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By David Bachelor, PhD
Pastor, Pearsall 1st Methodist Church
If you had a sinking feeling on Friday, it may have been because the headlines were full of stories about surface ships that accidentally became submarines.
Canadian news website Globalnews.ca had the story, “Halifax Group Remembers Titanic Victims 110 Years After Ship’s Sinking.” Friday was the anniversary of the Titanic disaster. Halifax played a major role in the rescue of Titanic’s survivors and the recovery of the bodies of those who perished. In Cincinnati, WKRC Local 12 News Station also had a story on the anniversary of the sinking. Local 12 noted the pretension of the Titanic, “Nicknamed the ‘Millionaire’s Special’ the ship was captained by Edward J Smith, who was known as the ‘Millionaire’s Captain’ because of his popularity with wealthy passengers.” As a conveyance for the privileged, the Titanic was “hailed as a wonder of luxury, power and style.” For over a century this opulence has been moored to the ocean floor.
On Friday NPR had the headline, “A Russian Warship In The Black Sea Was Sunk By Ukrainian Missiles, U.S. Official Says.” It is too soon to tell how long the Moskva will be residing on the seabed. While not luxurious like the Titanic, NPR notes, “Experts say the loss of the Moskva — the flagship of Russia’s Black Sea Fleet — is significant both symbolically and militarily.” Israel’s Haaretz states, “Moskva, with its batteries of air defense missiles, provided an umbrella for the rest of the Black Sea Fleet’s operations. Without it, the other warships will find it much harder to operate near Ukraine’s coastline.” NPR quoted a retired American admiral who said, “The flagship of any navy is ‘the biggest and the best and the brightest’.” Ukraine had nothing afloat that could match the Moskva.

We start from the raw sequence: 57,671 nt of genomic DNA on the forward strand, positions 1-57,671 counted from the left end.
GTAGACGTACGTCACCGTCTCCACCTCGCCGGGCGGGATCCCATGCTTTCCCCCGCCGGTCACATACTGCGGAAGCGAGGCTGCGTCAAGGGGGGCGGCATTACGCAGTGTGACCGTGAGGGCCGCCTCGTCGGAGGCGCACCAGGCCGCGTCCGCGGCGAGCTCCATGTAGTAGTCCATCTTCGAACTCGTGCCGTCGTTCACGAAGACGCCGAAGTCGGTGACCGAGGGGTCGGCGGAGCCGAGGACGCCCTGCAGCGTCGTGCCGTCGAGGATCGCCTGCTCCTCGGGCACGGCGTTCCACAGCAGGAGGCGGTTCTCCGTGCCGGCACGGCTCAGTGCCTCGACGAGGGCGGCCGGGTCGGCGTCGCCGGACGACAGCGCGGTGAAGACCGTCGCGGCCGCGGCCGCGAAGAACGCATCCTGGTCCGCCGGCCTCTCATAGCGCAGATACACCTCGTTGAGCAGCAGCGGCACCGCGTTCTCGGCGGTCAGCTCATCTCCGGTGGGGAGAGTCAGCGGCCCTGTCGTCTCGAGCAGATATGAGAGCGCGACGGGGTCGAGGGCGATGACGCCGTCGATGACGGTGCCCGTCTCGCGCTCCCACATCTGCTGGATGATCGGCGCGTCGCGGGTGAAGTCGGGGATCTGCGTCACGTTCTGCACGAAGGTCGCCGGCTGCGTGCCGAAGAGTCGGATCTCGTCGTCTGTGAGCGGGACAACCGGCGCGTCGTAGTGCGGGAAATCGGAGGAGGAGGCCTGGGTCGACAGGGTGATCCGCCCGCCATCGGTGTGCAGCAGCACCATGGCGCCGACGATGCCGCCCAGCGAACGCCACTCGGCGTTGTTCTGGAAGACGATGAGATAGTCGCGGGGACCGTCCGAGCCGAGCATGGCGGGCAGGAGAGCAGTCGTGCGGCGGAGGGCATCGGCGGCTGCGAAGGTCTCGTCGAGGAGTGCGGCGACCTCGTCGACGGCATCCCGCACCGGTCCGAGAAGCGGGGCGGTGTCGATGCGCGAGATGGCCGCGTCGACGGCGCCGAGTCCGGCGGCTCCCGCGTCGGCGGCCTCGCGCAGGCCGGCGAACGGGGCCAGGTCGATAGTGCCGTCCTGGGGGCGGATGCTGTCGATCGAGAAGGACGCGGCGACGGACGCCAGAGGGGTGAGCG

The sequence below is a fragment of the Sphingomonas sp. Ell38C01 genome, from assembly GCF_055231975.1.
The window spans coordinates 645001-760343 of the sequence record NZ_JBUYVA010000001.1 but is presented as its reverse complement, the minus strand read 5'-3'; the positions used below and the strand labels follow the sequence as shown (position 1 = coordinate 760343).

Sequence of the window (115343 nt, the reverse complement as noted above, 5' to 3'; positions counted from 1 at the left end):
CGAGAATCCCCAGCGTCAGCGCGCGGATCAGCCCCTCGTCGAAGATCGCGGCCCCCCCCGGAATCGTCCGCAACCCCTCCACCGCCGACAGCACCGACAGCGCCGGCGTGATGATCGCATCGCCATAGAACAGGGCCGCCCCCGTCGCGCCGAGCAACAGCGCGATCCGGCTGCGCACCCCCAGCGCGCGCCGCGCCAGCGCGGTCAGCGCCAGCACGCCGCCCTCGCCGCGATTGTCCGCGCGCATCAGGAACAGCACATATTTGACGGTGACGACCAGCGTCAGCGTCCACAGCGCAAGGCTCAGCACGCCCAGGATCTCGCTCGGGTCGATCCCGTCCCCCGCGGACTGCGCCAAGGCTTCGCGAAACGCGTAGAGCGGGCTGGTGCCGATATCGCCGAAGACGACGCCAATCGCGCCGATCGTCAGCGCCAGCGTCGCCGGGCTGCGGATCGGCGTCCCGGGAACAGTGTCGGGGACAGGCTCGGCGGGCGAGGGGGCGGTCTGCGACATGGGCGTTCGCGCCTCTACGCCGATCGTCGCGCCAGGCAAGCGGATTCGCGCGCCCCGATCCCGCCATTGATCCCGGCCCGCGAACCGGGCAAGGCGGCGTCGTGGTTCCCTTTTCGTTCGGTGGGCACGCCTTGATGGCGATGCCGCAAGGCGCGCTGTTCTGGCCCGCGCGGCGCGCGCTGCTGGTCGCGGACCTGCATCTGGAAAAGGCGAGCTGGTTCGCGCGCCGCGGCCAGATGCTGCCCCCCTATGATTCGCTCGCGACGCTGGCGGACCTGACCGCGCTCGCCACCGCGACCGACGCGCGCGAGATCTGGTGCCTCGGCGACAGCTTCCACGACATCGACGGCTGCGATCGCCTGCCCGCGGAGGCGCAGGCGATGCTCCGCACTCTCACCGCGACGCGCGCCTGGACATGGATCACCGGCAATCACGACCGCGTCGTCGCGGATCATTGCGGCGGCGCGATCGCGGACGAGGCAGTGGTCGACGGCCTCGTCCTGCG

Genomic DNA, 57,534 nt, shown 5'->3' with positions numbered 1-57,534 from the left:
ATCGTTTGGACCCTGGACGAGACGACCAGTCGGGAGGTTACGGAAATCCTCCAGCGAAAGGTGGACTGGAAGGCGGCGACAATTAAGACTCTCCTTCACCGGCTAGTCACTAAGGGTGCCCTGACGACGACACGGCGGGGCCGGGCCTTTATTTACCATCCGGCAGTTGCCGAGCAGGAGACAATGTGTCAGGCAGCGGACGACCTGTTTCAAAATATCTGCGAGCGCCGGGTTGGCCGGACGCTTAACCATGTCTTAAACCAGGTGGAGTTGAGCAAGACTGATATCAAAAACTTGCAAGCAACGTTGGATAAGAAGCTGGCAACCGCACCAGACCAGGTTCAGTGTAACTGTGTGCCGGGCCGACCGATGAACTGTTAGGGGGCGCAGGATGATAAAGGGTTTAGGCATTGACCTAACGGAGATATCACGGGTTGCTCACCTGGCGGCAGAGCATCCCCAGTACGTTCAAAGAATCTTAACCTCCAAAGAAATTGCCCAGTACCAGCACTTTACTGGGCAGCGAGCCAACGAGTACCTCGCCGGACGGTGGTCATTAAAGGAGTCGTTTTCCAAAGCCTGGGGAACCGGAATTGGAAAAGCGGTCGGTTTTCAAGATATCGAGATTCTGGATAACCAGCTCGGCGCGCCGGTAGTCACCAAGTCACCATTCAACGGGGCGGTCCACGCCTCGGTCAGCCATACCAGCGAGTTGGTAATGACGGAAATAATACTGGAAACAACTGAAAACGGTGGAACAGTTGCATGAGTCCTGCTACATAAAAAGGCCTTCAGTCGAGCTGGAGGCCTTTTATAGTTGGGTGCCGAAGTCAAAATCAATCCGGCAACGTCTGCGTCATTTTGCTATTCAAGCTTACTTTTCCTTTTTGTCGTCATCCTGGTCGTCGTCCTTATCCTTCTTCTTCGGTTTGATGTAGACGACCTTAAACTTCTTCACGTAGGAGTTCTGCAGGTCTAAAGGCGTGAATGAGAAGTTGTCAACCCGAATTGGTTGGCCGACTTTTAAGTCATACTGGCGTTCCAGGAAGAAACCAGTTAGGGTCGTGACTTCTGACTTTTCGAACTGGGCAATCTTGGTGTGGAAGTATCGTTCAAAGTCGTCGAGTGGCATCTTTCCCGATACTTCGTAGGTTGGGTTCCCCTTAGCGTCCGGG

Hubris and the sea had a tumultuous relationship in Bible times too. Judah’s King Jehoshaphat discovered this antipathy the hard way. The source of King Jehoshaphat’s pride was military superiority, material wealth and Jehoshaphat’s favor with God. During Jehoshaphat’s reign, Judah was invaded by two massive armies. God told King Jehoshaphat to march out with his troops, but God would do all the fighting (2 Chron 20:15-17). After the enemy armies were destroyed there was so much plunder that it took Jehoshaphat’s army three days to haul away the booty (2 Chron 20:25). After this victory, all the surrounding nations were afraid to tangle with Judah. Despite having all the plunder and having no reason to keep his military on campaign, King Jehoshaphat decided to build a fleet of ten ships to get foreign treasure (1 Kings 22:48). God did not like Jehoshaphat’s naval ambitions (and some of the military alliances Jehoshaphat made) so God destroyed these brand-new ships (2 Chron 20:37). Like the Titanic, these vessels never finished their maiden voyage.
The word “unsinkable” was often applied to the Titanic before April 15th, 1912. This term was never applied to the Moskva, but it was operating on the Black Sea as if it were impervious to Ukrainian weapons. The U.S. Navy has learned not to place too much confidence in any seafaring vessel, even the super-carriers. It is for this reason the Navy hymn, Eternal Father Strong to Save, has the verse, “O hear us when we cry to thee for those in peril on the sea!”